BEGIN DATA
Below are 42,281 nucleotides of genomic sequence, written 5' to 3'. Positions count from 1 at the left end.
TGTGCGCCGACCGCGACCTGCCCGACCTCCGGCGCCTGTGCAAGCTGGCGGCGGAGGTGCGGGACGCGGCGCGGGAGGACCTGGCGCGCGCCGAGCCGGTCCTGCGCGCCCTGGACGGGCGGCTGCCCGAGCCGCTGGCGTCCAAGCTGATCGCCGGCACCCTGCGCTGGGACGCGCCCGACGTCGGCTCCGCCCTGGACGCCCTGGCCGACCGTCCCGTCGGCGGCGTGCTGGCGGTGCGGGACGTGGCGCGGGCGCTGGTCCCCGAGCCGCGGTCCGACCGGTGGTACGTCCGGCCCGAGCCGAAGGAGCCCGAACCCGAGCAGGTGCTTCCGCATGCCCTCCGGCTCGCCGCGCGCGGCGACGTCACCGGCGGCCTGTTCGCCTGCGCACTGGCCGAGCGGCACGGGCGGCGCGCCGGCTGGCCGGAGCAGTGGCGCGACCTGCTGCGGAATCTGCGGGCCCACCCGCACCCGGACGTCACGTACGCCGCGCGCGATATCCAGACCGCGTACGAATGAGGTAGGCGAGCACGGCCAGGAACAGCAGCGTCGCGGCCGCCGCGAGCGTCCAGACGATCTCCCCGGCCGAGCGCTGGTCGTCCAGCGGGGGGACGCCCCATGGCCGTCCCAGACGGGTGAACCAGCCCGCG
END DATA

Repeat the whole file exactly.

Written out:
Below are 42,281 nucleotides of genomic sequence, written 5' to 3'. Positions count from 1 at the left end.
TGTGCGCCGACCGCGACCTGCCCGACCTCCGGCGCCTGTGCAAGCTGGCGGCGGAGGTGCGGGACGCGGCGCGGGAGGACCTGGCGCGCGCCGAGCCGGTCCTGCGCGCCCTGGACGGGCGGCTGCCCGAGCCGCTGGCGTCCAAGCTGATCGCCGGCACCCTGCGCTGGGACGCGCCCGACGTCGGCTCCGCCCTGGACGCCCTGGCCGACCGTCCCGTCGGCGGCGTGCTGGCGGTGCGGGACGTGGCGCGGGCGCTGGTCCCCGAGCCGCGGTCCGACCGGTGGTACGTCCGGCCCGAGCCGAAGGAGCCCGAACCCGAGCAGGTGCTTCCGCATGCCCTCCGGCTCGCCGCGCGCGGCGACGTCACCGGCGGCCTGTTCGCCTGCGCACTGGCCGAGCGGCACGGGCGGCGCGCCGGCTGGCCGGAGCAGTGGCGCGACCTGCTGCGGAATCTGCGGGCCCACCCGCACCCGGACGTCACGTACGCCGCGCGCGATATCCAGACCGCGTACGAATGAGGTAGGCGAGCACGGCCAGGAACAGCAGCGTCGCGGCCGCCGCGAGCGTCCAGACGATCTCCCCGGCCGAGCGCTGGTCGTCCAGCGGGGGGACGCCCCATGGCCGTCCCAGACGGGTGAACCAGCCCGCG